Dugi Otok is an island located close to Zadar on the mainland, and is the largest among the islands located in this part of Dalmatia. Its name literally means ‘long island’ – for it is indeed of this description (it is 45km long) – and is known for its vineyards and orchards, Saharun beach in the north, and Telascica Nature Park that covers the southern part of the island. With a population of just 1,500 people on Dugi Otok, the main villages are Bozava and Sali.
Dugi Otok is a wonderful place to stay if you’re looking to get ‘off the beaten track’! Despite Croatia’s obviously popularity, even in the summer months this island well and truly provides travellers with some peace and quiet, although there are still some wonderful things to see and do here.
Getting to Dugi Otok
There is a year-round, daily Jadrolinija car-ferry from Zadar to Brbinj on Dugi Otok which sails twice a day in low season, and three times a day in high. Journey time is 1 hour 20 minutes.
There is another, year-round Jadrolinija car ferry that sails from Zadar to Bozava on the north-eastern part of Dugi Otok. It is 1 hour 10 (or 20) minutes to Bozava; the ferry stops at the very small islands of Rivanj and Sestrunj on the way.
G&V Line Iadera run a year-round catamaran service to Sali and Zaglav on the southeastern side of the island from Zadar. The boat sails to both places on its outbound route, by only from Zaglav on the return. It takes 1 hour and 10 minutes from Zadar to Sali, and a further 20 minutes to Zaglav.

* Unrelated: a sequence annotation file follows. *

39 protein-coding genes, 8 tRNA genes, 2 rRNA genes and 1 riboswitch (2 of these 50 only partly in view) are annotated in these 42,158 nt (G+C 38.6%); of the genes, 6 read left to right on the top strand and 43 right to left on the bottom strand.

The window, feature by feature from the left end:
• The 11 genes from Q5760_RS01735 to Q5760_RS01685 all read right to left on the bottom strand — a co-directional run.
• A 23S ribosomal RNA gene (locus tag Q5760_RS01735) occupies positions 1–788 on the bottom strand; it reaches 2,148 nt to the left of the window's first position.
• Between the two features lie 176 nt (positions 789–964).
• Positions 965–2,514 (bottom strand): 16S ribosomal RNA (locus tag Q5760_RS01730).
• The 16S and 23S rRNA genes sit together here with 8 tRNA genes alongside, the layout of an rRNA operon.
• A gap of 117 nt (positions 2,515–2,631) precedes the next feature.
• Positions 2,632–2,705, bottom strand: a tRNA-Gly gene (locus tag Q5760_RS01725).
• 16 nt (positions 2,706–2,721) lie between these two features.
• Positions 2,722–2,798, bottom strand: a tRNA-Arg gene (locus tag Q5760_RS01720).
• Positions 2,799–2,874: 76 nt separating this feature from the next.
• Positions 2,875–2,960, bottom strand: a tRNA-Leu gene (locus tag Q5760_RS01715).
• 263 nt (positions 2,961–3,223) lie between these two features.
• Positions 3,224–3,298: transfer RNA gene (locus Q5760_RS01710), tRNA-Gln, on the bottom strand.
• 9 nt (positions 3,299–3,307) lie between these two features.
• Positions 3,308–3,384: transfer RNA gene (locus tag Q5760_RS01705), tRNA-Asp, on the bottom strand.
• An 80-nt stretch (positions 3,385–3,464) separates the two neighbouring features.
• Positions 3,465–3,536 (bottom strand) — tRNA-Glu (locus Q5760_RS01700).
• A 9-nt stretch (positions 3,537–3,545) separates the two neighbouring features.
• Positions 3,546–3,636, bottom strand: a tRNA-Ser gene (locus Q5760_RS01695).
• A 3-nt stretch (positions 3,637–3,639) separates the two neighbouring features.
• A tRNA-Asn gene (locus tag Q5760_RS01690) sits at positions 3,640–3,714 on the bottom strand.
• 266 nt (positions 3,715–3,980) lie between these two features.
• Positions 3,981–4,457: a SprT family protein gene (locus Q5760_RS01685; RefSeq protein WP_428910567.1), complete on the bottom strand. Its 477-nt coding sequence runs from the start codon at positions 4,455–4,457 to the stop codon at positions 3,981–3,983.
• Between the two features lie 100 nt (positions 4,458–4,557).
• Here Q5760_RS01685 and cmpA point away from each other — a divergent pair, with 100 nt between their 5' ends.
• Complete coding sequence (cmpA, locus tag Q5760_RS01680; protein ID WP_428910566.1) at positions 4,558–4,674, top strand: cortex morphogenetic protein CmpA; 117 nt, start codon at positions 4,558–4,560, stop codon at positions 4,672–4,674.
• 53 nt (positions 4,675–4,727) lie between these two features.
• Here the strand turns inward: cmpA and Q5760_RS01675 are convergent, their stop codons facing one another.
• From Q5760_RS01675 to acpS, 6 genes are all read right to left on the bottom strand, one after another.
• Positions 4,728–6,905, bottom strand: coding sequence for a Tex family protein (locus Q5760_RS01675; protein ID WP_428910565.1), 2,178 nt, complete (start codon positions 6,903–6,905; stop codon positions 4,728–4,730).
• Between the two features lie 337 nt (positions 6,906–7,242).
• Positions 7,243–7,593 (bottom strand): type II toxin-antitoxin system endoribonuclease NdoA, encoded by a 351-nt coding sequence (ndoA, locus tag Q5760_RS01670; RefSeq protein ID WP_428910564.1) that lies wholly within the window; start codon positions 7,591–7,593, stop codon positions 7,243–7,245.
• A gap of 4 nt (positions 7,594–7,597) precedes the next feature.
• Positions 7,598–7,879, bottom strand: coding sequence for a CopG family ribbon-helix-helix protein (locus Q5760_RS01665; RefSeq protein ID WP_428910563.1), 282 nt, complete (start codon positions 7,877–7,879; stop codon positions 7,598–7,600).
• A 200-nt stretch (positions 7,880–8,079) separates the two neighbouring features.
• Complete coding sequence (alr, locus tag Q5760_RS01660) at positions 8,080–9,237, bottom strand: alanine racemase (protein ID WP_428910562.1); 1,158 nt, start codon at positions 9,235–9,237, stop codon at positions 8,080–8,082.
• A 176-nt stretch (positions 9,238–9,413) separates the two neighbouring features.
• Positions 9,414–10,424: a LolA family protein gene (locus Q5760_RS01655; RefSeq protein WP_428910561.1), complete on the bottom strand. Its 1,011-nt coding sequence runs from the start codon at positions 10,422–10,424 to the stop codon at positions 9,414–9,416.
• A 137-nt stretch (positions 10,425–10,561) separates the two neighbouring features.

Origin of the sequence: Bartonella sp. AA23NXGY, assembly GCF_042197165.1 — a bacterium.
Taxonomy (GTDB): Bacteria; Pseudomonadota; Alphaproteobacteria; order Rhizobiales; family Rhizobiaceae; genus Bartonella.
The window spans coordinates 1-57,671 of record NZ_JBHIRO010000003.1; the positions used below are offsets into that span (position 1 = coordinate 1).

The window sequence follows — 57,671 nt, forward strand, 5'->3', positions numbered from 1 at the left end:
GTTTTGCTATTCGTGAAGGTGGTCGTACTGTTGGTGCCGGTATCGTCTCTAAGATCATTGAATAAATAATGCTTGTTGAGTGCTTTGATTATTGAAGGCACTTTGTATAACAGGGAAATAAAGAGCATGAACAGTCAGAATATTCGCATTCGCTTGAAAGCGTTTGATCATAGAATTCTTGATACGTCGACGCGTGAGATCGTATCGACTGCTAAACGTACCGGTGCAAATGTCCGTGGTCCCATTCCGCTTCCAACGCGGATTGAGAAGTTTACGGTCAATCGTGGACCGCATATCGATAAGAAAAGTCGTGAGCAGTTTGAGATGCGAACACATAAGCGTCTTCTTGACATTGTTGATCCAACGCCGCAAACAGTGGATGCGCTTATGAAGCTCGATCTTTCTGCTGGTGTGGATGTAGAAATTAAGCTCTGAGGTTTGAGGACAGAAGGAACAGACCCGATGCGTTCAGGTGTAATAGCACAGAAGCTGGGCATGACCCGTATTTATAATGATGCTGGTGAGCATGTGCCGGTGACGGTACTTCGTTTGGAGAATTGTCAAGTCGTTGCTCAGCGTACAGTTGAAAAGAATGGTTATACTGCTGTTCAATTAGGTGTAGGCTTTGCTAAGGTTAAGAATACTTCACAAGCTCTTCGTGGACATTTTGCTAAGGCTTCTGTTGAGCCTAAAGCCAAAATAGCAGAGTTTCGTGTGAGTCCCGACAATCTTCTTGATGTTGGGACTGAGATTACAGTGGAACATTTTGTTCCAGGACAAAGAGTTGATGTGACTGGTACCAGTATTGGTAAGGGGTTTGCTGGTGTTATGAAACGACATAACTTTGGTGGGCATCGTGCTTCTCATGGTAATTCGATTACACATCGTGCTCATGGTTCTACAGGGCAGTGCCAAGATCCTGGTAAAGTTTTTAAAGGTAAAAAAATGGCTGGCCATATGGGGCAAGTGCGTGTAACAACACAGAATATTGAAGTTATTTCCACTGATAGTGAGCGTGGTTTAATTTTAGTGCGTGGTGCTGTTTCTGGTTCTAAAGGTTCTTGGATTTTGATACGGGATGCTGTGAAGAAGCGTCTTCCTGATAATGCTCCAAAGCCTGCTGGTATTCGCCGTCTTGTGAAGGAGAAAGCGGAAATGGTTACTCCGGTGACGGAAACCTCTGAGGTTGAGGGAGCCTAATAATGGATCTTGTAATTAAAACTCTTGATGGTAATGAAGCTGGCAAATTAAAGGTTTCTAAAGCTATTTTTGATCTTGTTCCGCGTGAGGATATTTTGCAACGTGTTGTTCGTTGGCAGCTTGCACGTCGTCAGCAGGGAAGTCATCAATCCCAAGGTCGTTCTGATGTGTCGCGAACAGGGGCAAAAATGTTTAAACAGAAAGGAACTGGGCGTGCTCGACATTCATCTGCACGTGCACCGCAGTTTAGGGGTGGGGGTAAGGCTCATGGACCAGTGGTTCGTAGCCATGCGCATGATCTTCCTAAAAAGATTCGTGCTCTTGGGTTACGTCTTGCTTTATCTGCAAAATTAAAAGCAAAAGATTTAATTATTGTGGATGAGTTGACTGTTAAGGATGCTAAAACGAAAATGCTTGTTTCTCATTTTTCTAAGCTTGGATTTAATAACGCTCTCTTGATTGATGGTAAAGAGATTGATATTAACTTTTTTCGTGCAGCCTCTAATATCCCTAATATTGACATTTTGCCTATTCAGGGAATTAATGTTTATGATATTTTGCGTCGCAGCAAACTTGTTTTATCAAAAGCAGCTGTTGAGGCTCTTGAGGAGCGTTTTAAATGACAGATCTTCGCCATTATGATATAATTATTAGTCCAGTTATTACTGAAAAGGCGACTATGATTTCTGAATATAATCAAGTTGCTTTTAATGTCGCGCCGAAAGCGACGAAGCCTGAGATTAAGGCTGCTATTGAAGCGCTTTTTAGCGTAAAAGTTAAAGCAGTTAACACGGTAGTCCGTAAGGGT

What to see and do on Dugi Otok
Undoubtedly, one of the island’s biggest draws is the secluded Saharun beach. This beach, surrounded by pine trees, enjoys crystal-clear waters practically as far as the eye can see. The Daily Telegraph has an excellent guide to this beach: see Saharun beach, Dugi Otok, Croatia: Secret Seaside.
Telascica Nature Park
Telascica Nature Park centres around Telascica Bay, from which the park got its name. It is well known for its coves and small islands, as well is its cliffs – the highest of which is Grpascak, at 161m high. Lake Mir is another sight well worth visiting in the Park – this salt-water lake (which is connected to the sea by underground channels) is both warmer that the sea in summer and colder in winter; the temperature of the water can range from 33C to 5C during the year.
There is a relatively wide variety of plant and animal life to see in Telascica, including assorted marine life (such as crabs and sea urchins), coral and sponges. You may also be able to see falcons that nest on the cliffs in Telascica, and it is not unusual to see dolphins swimming off the coast. There is also a small donkey sanctuary – donkeys once being a large part of day-to-day life on Dugi Otok – in the park.
Full details on what to see and do in Telascica Nature Park can be found on their website.
Kornati National Park
One of Croatia’s eight national parks, the collection of islands that make up Kornati National Park are just south of Dugi Otok. It’s therefore a great place to organise a day trip to the National Park from.
Accommodation on Dugi Otok
There are only a few hotels on the island, plus several campsites and a selection of private accommodation options…including the opportunity to stay in the island’s lighthouse! See all the details of these options on our Accommodation on Dugi Otok page.
Getting around on Dugi Otok
Having your own car is ideally the best way of exploring, as bus services on the island are pretty infrequent. You can also easily rent your own wheels – whether that’s a bike or scooter – when on Dugi Otok to help you explore!
More on Dugi Otok
There’s plenty of information on the island at the official Dugi Otok tourist office website.